Taking breaks is critical to recharging as a writer, but also as a mother. Our brains are on all the time. I’m writing this now on a Sunday morning because Grandma swung by to take my daughter to Target. To let me have some peace and quiet, but I obviously haven’t taken this tip to heart yet because I am ready to write. I do plan to take a nap though when my daughter comes home tired and ready for a nap too.

With love,



The Truth Behind My Pen Name

Hope Carter.

The name popped up in my head nearly two years ago. I am no way a religious person. I won’t preach God to anyone, but I am a spiritualist. I don’t believe in coincidences.

I started seeing the name Hope everywhere. In my emails. On television. On Pinterest and Facebook.

I remember thinking, “Why this name? Why should I use a pen name?”

Here’s the context behind my decision to use a pen name: I wanted to do something for myself that made me happy. 

It’s a pretty well known fact that you will achieve your goals if you keep your goals to yourself. I knew that if I announced one day over the dinner table that I decided to pursue my goals of becoming a self-published author that it would be met with a good degree of skepticism and criticism.

“We can NOT afford for you to just follow a dream like this.”

“You can’t make a living off that dream. Just drop the idea and get a job like mine where it’s 8-5.”

Don’t get me wrong. I love the people who surround me, but my career as a freelance writer has always been placed on the back burner because a clean house, taking care of a child, and running errands were more important. I was never allowed to let my career flourish the way I wanted it too because I was the glue keeping everything together when life turned upside down.  Something that I will write about later in a separate post.

I had to be a mother first and foremost. I had to be in the kitchen. I had to clean the house and do the laundry. I had to be the one who took care of the mundane every day type of things while being the supportive girlfriend.

Bottom line. It’s damn hard to write when you don’t feel supported.

My daughter is obviously first priority in my life, but it occurred to me recently that I have spent the past six years of my life trying to support everyone else’s goals and careers.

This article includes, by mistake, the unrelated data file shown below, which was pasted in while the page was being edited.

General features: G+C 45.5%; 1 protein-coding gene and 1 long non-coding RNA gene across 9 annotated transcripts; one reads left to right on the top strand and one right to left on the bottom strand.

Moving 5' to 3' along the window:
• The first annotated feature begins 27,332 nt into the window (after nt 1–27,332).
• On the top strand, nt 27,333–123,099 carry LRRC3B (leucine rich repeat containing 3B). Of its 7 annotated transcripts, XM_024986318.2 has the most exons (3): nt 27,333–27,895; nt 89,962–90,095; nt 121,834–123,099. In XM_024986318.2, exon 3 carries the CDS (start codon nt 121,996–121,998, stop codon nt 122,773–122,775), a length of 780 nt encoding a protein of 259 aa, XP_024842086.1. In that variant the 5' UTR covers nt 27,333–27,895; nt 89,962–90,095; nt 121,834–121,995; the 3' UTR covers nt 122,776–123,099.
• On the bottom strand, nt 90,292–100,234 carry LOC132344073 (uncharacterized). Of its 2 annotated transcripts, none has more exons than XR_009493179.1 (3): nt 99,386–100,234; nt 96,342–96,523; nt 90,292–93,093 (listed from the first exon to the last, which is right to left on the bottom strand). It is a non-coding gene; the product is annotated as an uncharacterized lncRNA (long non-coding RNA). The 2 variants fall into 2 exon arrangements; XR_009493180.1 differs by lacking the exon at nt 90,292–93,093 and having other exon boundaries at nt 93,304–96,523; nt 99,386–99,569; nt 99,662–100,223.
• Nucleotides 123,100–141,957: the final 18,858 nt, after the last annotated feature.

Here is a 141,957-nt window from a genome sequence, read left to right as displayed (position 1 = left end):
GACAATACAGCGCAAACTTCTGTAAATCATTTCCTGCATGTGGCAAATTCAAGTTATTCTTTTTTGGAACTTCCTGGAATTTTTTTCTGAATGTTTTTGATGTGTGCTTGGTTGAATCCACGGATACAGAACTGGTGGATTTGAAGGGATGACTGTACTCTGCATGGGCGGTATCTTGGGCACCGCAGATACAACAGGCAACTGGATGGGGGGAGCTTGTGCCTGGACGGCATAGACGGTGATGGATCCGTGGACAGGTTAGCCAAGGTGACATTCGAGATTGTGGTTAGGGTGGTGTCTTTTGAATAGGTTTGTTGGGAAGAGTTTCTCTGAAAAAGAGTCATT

Why not me this time around?

It was time to do something for myself.

I wanted the privacy and freedom to pursue my writing career under a different name. I didn’t want to do it under the shadow of judgement of those around me because writing is intimate. It’s personal.

And I am going to be writing about personal things that are ongoing in my life. The struggle of dealing with a recovering alcoholic. Trying to grieve a close friend’s suicide. Shouldering a father’s terminal cancer diagnosis.

Things that hurt like hell no matter how hard you try to detach from.

With love,


The struggle is real.

I started writing My Turn To Hurt You this morning. Only 300 words into the first chapter, and I’m already doubting myself. Is this good? Will anyone actually care about the characters and story?

When it comes to being a ghost writer, it’s easy to take a plot and characters and dive right in. I can pump out a 80k novel in three weeks or less. So, what the hell is so different about writing for myself?

Writing has always been an intimate process for me. Whatever I’m struggling with at that particular moment in my life will pop up in a story in one form or another.

I started this blog because I wanted to share my struggles and goals with other authors who are like me– just now finding the courage to write for themselves. The struggle to get past your own insecurities and doubts is real.

So, here’s my plan to get through it.

Just write the damn story.